By using different color lights and controls to tune color ratios, LED grow lights can activate specific areas of the spectrum in photosynthesis. The spectrum chosen can have a huge impact on your plants, both in terms of quality and yield.
Before christmas we published the blog post “Spectrum 101: Absorption Spectra”. Here we wanted to increase the understanding of the wavelengths plants use for photosynthesis by clarifying the difference between absorption spectrum versus the action spectrum.
There we defined an absorption spectrum as the spectrum of electromagnetic radiation, or light, plants absorb. This is dependent on the cellular and molecular build-up of the plant and therefore differ depending on species. Whereas the action spectrum defines the spectrum of light most effective for photosynthesis. In other words, it is the part of the light spectrum that does the work.
In the last post we also explained the concept of absorption spectra more closely. In this new blog post we will continue to explore the action spectrum…
An action spectrum describes the efficiency with which specific wavelengths produce a photochemical reaction. Photosynthesis involves the harvesting of light (absorption spectrum) and the subsequent photochemical and biochemical reactions. Meaning, an action spectrum describes the wavelengths that actually drive photosynthesis.
In 1972, KJ McCree published his influential paper describing the action spectra for 22 plant species. This work was originally done in order to provide an accurate definition of PAR(Photosynthetic Active Radiation), which had not been previously described empirically. The action spectra described by McCree plots the efficiency or quantum yield of CO2 assimilation as a function of wavelength. Interestingly, similar action spectra were observed for the 22 plant species.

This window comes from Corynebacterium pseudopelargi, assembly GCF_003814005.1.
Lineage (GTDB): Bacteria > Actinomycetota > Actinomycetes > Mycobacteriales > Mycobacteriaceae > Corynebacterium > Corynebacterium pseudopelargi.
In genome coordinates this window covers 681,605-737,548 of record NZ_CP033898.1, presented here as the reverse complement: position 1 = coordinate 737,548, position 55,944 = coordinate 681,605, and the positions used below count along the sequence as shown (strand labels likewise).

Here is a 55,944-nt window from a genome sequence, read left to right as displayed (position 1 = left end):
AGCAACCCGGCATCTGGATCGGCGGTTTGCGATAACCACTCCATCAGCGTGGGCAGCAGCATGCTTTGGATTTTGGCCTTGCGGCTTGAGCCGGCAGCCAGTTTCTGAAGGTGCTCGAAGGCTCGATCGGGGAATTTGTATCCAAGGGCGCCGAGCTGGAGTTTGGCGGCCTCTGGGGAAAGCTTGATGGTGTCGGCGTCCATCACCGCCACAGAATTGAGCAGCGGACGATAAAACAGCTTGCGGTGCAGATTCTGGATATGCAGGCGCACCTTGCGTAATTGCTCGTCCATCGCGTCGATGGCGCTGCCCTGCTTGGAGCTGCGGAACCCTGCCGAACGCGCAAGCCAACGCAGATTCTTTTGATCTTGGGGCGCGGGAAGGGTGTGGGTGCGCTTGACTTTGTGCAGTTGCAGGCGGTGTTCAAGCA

However, there were slight variations between species in the blue end of the spectrum. The results from this work indicated that PAR was between 400 nm and 700 nm and that all wavelengths within this region were used in photosynthesis.
The areas of the spectrum that drive photosynthesis are highest in the red end (600-700 nm), followed by the blue region (400-500 nm) and lastly, the green region (500-600 nm). These data show that between 50 and 75% of the green light is used in photosynthesis. Thus green light is necessary for photosynthesis.
The action spectrum for higher plants presented here (b) is an average of the data presented in the McCree (1972) paper. On average, over 70% of the green light was used in photosynthesis.
Crop plants have been bred for uniformity and thus have similar action spectra. Algae and other photoautotrophic organisms (organisms deriving their energy for food synthesis from light and are capable of using CO2 as their principal source of carbon) have evolved differently.
The benefit of an LED grow light is that it produces light at the specific wavelengths chosen to match needs of plants. So instead of converting electricity into a broad-spectrum light source such as an HPS lamp, LED grow lights target the photosynthetic action spectrum. In other words, they put the energy into the wavelengths that matter most for driving photosynthesis. This leads to healthier plants, less waste and can improve yield for the grower. A targeted light spectrum also allows growers to affect the appearance of the plant, for example enhance branching, increase leaf thickness, and obtain overall better plant vigor. It can as well be used to influence the growth process by slowing down vegetative plant growth and speeding up flowering.
Next up: The importance of green light…
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